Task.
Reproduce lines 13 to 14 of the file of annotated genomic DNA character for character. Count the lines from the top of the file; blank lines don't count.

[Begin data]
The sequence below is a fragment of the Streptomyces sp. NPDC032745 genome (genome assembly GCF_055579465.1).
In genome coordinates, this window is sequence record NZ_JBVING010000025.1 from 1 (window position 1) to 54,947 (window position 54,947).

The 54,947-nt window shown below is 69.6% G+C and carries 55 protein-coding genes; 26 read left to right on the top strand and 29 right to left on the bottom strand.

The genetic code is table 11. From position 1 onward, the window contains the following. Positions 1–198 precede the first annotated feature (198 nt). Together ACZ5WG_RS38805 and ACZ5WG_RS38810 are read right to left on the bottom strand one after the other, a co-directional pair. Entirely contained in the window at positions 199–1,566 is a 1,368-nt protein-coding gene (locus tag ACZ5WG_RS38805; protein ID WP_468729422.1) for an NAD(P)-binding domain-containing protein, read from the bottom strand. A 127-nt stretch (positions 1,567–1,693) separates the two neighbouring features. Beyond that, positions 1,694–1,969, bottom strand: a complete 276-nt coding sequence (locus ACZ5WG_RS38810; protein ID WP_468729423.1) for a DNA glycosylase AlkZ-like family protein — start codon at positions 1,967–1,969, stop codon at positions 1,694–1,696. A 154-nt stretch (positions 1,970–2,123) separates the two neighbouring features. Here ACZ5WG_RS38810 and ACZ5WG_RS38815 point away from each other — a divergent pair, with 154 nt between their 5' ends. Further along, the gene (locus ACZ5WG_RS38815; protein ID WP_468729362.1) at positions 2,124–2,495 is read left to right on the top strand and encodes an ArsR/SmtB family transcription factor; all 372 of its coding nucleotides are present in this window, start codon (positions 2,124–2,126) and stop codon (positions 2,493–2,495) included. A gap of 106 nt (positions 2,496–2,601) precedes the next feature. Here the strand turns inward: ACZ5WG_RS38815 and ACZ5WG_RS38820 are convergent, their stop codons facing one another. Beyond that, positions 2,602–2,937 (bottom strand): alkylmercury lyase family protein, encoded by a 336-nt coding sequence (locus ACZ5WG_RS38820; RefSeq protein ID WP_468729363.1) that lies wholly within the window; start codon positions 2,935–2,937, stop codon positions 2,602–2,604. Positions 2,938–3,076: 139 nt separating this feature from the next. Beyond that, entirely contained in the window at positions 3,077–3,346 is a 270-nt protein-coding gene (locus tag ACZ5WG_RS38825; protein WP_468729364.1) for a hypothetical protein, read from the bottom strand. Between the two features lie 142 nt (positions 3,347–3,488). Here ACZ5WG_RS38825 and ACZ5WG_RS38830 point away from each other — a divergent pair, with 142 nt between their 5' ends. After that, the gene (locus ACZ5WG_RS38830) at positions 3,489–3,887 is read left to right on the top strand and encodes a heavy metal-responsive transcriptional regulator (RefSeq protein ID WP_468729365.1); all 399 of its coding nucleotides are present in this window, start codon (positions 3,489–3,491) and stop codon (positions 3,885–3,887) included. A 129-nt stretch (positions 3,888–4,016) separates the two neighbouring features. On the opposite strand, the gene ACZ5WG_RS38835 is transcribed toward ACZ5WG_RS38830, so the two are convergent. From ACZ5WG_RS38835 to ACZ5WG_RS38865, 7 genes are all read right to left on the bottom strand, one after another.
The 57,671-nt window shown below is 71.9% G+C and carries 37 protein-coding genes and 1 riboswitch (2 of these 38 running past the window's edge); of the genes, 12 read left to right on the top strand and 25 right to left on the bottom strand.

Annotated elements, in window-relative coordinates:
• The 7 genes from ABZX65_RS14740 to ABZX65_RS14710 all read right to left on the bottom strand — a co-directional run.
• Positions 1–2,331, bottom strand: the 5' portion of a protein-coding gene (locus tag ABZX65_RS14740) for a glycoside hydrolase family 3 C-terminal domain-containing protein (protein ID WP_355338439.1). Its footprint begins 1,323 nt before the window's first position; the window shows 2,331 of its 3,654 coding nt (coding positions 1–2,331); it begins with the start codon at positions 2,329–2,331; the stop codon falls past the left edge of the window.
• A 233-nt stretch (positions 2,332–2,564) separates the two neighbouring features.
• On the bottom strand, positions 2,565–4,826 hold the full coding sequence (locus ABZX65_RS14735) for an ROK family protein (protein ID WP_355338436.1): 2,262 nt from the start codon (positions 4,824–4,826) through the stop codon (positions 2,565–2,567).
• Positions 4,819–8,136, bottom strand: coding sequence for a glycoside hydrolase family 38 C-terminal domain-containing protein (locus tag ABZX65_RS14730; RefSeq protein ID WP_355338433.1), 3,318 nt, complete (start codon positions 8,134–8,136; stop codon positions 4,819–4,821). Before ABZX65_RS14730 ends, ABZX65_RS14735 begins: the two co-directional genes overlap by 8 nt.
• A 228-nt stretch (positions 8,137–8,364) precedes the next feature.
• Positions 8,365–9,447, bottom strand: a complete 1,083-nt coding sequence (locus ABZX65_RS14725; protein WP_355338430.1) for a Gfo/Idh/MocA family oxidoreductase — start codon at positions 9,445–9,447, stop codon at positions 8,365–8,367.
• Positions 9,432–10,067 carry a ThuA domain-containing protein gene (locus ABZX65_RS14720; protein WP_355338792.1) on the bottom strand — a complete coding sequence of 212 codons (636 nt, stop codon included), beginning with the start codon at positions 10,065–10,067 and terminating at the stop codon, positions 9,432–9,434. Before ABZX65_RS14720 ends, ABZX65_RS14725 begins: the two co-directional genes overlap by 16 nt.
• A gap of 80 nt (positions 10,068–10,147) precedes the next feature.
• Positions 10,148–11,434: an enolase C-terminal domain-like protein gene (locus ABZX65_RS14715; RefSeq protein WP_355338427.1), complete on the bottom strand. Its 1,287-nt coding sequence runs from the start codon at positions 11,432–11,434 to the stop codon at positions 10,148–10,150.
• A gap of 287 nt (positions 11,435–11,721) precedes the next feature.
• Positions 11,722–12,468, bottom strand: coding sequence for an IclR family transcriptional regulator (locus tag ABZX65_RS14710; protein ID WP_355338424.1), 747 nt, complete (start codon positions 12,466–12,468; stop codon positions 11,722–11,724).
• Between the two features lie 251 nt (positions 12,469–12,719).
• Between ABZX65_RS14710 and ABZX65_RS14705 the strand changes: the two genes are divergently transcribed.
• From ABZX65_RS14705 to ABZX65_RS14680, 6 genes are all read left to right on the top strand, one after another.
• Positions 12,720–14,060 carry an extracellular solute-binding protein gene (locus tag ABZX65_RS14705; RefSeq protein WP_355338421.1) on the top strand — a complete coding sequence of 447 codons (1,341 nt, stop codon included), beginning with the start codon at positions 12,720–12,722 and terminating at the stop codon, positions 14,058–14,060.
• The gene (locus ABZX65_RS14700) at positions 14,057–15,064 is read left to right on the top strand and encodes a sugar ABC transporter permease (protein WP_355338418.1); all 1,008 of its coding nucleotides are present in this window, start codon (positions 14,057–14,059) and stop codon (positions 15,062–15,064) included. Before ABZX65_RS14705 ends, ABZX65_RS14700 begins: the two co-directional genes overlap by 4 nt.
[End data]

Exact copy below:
• Positions 8,365–9,447, bottom strand: a complete 1,083-nt coding sequence (locus ABZX65_RS14725; protein WP_355338430.1) for a Gfo/Idh/MocA family oxidoreductase — start codon at positions 9,445–9,447, stop codon at positions 8,365–8,367.
• Positions 9,432–10,067 carry a ThuA domain-containing protein gene (locus ABZX65_RS14720; protein WP_355338792.1) on the bottom strand — a complete coding sequence of 212 codons (636 nt, stop codon included), beginning with the start codon at positions 10,065–10,067 and terminating at the stop codon, positions 9,432–9,434. Before ABZX65_RS14720 ends, ABZX65_RS14725 begins: the two co-directional genes overlap by 16 nt.